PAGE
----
Likewise, ensure you have sufficient sleep each night so you have the mental strength to face the new day.
#3 Watch your alcohol and tobacco consumption
You’ve heard a million times that smoking causes cancer. Perhaps less mentioned is the cumulative effect alcohol consumption has on your cancer risk. Consume in moderation and if possible, quit smoking. During stressful periods, take care not to consume more of either, but learn to cope with the pressure in a healthy way.
#4 Don’t stress about the stress
Especially when your stress has begun to leak into other areas of your life, it’s easy to become stressed – as odd as it sounds – about the stress. Instead of fixating belligerently on stress as a negative emotion, focus on making yourself feel better. An optimistic approach can make all the difference when your world seems to be in shadow.
#TiqOurWord Worrying about cancer is counterproductive, and Cancer Insurance can remove this source of stress from the equation. Premiums from as low as S$0.27/day1 are a minuscule price to pay for the assurance that you are covered against cancer at any stage. Find out more about Cancer Insurance from Tiq by Etiqa here.
#5 Exercise regularly and eat healthy
Being overweight significantly increases your risk of a large array of cancers, so it’s important to maintain a healthy weight through diet and exercise. Additionally, diets high in certain nutrients can decrease your risk of some cancers, such as lycopene and polyphenols against prostate cancer in men.
Equally importantly, paying close attention to your health can have a positive effect on your mental state. Exercise literally makes you happier, by increasing your endorphin and dopamine levels, while improving your cognitive function and self-esteem in the long run. Clearly, it’s a win-win.
Whether you’re fighting cancer or simply looking to prevent it, stress is bad news and there’s so much you can do to prevent worry from finding a foothold in your mind. First, it helps to know that you’ve done everything in your power to prepare for the future.
That includes having the right protection to face cancer head-on. Cancer Insurance offers coverage on all stages of cancer, with other attractive perks such as a 6% yearly renewal discount if you stay in good health. Learn more here.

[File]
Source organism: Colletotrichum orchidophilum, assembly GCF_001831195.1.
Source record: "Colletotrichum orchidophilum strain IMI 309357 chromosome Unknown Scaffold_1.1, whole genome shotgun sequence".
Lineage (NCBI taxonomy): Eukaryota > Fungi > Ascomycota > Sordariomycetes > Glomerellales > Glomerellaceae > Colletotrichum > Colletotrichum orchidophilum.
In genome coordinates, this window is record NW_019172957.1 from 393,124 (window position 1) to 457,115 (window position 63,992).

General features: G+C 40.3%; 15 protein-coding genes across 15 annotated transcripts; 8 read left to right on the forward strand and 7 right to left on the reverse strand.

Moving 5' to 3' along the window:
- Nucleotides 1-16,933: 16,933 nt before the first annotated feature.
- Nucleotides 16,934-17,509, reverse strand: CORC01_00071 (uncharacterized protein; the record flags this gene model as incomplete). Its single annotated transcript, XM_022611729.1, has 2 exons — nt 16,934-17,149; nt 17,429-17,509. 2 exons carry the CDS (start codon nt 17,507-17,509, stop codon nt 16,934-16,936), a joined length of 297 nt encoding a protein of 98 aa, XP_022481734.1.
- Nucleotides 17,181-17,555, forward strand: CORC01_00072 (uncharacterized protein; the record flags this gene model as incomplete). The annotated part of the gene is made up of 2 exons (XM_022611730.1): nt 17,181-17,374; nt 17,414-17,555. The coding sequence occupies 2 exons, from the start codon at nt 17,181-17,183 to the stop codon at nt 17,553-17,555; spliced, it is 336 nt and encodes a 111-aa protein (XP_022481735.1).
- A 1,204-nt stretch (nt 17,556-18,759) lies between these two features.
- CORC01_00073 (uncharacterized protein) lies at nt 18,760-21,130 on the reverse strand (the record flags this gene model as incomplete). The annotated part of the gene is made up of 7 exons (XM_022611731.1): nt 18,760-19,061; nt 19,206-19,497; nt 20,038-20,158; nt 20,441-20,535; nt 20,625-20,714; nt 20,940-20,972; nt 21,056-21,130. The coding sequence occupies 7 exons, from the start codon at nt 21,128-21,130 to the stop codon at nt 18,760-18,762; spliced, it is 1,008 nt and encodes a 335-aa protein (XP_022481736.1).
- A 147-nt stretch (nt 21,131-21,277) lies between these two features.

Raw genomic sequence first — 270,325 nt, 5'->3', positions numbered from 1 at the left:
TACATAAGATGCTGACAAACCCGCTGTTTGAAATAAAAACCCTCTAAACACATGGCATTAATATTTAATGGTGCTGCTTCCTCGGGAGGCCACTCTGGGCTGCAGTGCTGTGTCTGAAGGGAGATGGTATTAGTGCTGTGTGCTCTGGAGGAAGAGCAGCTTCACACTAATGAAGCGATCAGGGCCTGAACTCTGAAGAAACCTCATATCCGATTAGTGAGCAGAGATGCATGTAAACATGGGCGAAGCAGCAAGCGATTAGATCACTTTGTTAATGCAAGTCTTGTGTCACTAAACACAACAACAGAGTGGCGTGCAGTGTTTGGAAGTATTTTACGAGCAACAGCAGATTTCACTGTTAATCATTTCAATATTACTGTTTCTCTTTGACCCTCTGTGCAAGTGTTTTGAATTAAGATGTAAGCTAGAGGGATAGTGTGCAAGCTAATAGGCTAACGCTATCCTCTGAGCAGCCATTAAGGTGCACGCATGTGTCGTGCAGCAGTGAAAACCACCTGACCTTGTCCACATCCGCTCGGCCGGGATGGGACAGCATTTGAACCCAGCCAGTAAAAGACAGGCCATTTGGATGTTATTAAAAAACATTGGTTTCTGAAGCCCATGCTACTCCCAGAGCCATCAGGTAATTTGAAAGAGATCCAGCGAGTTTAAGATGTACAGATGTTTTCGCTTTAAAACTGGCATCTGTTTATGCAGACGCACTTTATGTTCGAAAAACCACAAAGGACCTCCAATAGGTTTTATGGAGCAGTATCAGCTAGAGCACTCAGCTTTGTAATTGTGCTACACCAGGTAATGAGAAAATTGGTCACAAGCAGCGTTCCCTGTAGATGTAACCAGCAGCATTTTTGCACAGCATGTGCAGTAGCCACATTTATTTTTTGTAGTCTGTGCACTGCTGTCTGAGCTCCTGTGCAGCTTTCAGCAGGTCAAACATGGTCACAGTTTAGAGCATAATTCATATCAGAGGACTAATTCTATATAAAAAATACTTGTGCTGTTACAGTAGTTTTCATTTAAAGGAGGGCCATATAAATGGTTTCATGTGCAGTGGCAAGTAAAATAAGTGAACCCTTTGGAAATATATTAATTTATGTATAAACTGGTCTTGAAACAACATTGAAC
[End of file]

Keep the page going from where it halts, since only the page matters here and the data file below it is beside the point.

Past that point, close your eyes and breathe deep.
1 Premium is based on S$50,000 cover for a 20-year old non-smoking male. Age means the age at the next birthday.
Information is accurate as at 27 November 2020. This policy is underwritten by Etiqa Insurance Pte. Ltd. (Company Reg. No. 201331905K. Protected up to specified limits by SDIC. You should seek advice from a financial adviser before deciding to purchase the policy. If you choose not to seek advice, you should consider if the policy is suitable for you. As this product has no savings or investment feature, there is no cash value if the policy ends of if the policy is terminated prematurely. It is usually detrimental to replace an existing policy with a new one. A penalty may be imposed for early termination and the new plan may cost more or have less benefit at the same cost. This advertisement has not been reviewed by the Monetary Authority of Singapore.
Tiq by Etiqa Insurance Pte. Ltd.
A digital insurance channel that embraces changes to provide simple and convenient protection, Tiq’s mission is to make insurance transparent and accessible, inspiring you today to be prepared for life’s surprises and inevitabilities, while empowering you to “Live Unlimited” and take control of your tomorrow.
With a shared vision to change the paradigm of insurance and reshape customer experience, Etiqa created the strong foundation for Tiq. Because life never stops changing, Etiqa never stops progressing. A licensed life and general insurance company registered in the Republic of Singapore and regulated by the Monetary Authority of Singapore, Etiqa is governed by the Insurance Act and has been providing insurance solutions since 1961. It is 69% owned by Maybank, Southeast Asia’s fourth largest banking group, with more than 22 million customers in 20 countries; and 31% owned by Ageas, an international insurance group with 33 million customers across 16 countries.